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TEQSA Higher Education Registration: A Step-by-Step Guide

TEQSA (Tertiary Education Quality and Standards Agency) is the national regulator for the higher education sector in Australia. If you're thinking of starting a higher education provider in Australia, or if you're already operating one and want to register with TEQSA, this step-by-step guide will help you navigate the registration process.

Step 1: Determine if you need to register with TEQSA The first thing you need to do is determine if your higher education provider needs to be registered with TEQSA.


Under the Higher Education Standards Framework (HESF), all higher education providers that operate in Australia must be registered with TEQSA, unless they are exempt. Exemptions apply to providers that are:

  • Accredited by the Australian Quality Training Framework (AQTF)

  • Accredited by the Australian Skills Quality Authority (ASQA)

  • Accredited by the National VET Regulator (NVR)

  • A university that is recognized by the Commonwealth Government

If you're not sure if your higher education provider is exempt, you can contact TEQSA for guidance.

Step 2: Determine your registration category

Once you've determined that your higher education provider needs to be registered with TEQSA, the next step is to determine your registration category. There are four categories of registration:

  1. Provisional registration: This is for providers that are in the early stages of development and are not yet offering higher education courses. Provisional registration allows providers to develop and test their courses and processes before seeking full registration.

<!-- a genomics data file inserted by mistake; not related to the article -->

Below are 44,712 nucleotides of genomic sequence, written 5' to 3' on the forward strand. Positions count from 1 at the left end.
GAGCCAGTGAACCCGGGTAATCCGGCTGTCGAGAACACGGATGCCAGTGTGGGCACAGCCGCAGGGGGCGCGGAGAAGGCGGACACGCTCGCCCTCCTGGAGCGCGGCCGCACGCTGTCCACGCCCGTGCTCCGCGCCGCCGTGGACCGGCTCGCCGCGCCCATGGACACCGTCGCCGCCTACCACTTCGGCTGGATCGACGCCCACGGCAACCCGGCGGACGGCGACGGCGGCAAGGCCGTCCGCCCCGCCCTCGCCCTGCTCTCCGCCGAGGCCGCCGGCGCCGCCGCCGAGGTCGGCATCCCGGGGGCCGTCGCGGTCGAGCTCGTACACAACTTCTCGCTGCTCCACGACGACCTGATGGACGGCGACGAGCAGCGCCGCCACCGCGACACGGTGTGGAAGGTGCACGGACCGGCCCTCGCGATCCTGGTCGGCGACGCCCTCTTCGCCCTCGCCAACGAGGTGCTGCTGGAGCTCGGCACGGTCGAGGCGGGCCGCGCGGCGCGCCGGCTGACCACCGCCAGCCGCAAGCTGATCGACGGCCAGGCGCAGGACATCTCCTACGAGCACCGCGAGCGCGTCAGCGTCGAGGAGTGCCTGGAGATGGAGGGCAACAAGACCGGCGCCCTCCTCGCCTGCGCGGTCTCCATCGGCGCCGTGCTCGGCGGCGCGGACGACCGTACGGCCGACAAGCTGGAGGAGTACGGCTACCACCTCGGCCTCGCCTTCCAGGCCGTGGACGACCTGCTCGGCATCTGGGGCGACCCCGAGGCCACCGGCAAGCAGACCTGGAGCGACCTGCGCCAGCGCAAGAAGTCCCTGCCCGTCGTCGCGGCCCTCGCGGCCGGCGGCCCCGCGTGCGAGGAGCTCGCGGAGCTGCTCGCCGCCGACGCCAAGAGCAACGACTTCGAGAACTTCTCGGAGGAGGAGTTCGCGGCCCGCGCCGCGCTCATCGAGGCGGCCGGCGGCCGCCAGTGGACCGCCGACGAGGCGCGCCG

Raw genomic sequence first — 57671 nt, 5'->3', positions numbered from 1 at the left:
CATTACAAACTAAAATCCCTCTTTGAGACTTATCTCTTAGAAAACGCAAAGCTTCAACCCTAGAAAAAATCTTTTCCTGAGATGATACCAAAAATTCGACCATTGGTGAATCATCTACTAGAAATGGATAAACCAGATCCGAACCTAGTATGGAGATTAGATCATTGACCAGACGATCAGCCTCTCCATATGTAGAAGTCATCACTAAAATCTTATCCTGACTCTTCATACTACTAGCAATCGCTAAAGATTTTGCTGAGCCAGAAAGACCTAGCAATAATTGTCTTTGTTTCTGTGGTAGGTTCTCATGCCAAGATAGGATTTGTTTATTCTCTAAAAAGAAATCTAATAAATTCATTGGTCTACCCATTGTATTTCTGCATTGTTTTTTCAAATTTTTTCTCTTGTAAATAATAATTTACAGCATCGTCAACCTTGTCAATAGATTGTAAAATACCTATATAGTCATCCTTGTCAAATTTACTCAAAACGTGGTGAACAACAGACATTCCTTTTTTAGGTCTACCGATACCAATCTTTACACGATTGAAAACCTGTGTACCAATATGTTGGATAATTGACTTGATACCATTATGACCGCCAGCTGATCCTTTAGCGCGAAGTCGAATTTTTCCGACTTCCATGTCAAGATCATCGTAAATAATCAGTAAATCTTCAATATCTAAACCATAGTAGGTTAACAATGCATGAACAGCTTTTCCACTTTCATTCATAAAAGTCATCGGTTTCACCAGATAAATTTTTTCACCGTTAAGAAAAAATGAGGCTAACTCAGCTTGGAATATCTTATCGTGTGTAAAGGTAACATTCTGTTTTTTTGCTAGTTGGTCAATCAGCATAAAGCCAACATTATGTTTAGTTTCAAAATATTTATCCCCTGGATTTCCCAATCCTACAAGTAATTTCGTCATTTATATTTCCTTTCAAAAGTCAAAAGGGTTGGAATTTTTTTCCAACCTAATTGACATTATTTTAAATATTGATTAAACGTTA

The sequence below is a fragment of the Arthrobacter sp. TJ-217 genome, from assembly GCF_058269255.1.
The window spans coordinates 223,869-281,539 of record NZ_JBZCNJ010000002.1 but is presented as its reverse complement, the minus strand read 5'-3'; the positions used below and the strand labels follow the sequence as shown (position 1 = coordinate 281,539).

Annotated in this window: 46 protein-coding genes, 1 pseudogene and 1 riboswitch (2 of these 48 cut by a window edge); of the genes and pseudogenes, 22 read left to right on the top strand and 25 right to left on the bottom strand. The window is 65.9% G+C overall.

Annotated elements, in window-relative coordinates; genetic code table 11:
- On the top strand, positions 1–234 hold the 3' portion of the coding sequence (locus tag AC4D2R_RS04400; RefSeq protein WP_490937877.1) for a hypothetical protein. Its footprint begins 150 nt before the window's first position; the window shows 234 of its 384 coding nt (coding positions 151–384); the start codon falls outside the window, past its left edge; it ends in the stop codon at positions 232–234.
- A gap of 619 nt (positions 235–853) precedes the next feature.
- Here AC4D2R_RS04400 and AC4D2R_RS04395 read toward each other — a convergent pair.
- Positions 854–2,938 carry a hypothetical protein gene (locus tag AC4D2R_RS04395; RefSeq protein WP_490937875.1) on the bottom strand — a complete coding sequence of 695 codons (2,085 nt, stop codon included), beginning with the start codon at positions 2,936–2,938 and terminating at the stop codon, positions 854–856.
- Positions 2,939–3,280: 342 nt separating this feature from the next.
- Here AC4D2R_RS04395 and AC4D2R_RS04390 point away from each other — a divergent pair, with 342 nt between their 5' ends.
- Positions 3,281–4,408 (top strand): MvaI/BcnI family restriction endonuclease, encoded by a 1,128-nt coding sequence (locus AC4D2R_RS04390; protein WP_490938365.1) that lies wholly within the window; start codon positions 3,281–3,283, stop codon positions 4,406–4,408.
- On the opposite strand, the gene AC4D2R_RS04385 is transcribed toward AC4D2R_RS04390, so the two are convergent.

2. Full registration: This is for providers that are offering higher education courses and have met the HESF standards. Full registration is generally valid for five years.

  3. Re-registration: This is for providers that have previously held full registration and are seeking to have it renewed. Non-self accrediting registration: This is for providers that are offering higher education courses, but are not able to self-accredit those courses. Non-self accrediting registration is generally valid for five years.

Step 3: Prepare your application

Once you've determined your registration category, the next step is to prepare your application. The application process for each category is slightly different, so you'll need to refer to the appropriate guidance material.

For provisional registration, you'll need to submit a Provisional Registration Proposal, which includes:

  • An overview of your higher education provider and the courses you plan to offer

  • A description of your governance and management arrangements

  • A risk assessment and management plan

  • A quality assurance plan

  • Evidence of your financial viability

For full registration, you'll need to submit a Full Registration Proposal, which includes:

  • An overview of your higher education provider and the courses you offer

  • A description of your governance and management arrangements

  • A risk assessment and management plan